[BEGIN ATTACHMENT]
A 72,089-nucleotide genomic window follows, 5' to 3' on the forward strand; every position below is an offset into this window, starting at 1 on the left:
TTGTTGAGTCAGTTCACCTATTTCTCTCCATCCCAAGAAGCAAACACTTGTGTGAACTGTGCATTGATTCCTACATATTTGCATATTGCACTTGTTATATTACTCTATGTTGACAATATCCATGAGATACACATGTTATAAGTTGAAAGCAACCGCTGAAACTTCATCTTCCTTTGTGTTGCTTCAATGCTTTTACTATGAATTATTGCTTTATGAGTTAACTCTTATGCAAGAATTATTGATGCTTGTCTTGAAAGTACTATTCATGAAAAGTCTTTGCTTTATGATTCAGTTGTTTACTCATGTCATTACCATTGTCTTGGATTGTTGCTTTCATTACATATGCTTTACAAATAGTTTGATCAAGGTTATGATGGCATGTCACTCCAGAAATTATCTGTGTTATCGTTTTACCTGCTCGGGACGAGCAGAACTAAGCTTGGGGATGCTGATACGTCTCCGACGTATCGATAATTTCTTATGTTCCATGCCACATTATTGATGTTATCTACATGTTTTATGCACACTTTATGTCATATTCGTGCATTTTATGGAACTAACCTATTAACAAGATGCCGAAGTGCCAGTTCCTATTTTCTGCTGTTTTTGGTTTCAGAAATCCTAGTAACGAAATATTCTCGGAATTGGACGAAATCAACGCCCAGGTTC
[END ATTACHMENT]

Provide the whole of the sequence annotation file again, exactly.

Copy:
A 72,089-nucleotide genomic window follows, 5' to 3' on the forward strand; every position below is an offset into this window, starting at 1 on the left:
TTGTTGAGTCAGTTCACCTATTTCTCTCCATCCCAAGAAGCAAACACTTGTGTGAACTGTGCATTGATTCCTACATATTTGCATATTGCACTTGTTATATTACTCTATGTTGACAATATCCATGAGATACACATGTTATAAGTTGAAAGCAACCGCTGAAACTTCATCTTCCTTTGTGTTGCTTCAATGCTTTTACTATGAATTATTGCTTTATGAGTTAACTCTTATGCAAGAATTATTGATGCTTGTCTTGAAAGTACTATTCATGAAAAGTCTTTGCTTTATGATTCAGTTGTTTACTCATGTCATTACCATTGTCTTGGATTGTTGCTTTCATTACATATGCTTTACAAATAGTTTGATCAAGGTTATGATGGCATGTCACTCCAGAAATTATCTGTGTTATCGTTTTACCTGCTCGGGACGAGCAGAACTAAGCTTGGGGATGCTGATACGTCTCCGACGTATCGATAATTTCTTATGTTCCATGCCACATTATTGATGTTATCTACATGTTTTATGCACACTTTATGTCATATTCGTGCATTTTATGGAACTAACCTATTAACAAGATGCCGAAGTGCCAGTTCCTATTTTCTGCTGTTTTTGGTTTCAGAAATCCTAGTAACGAAATATTCTCGGAATTGGACGAAATCAACGCCCAGGTTC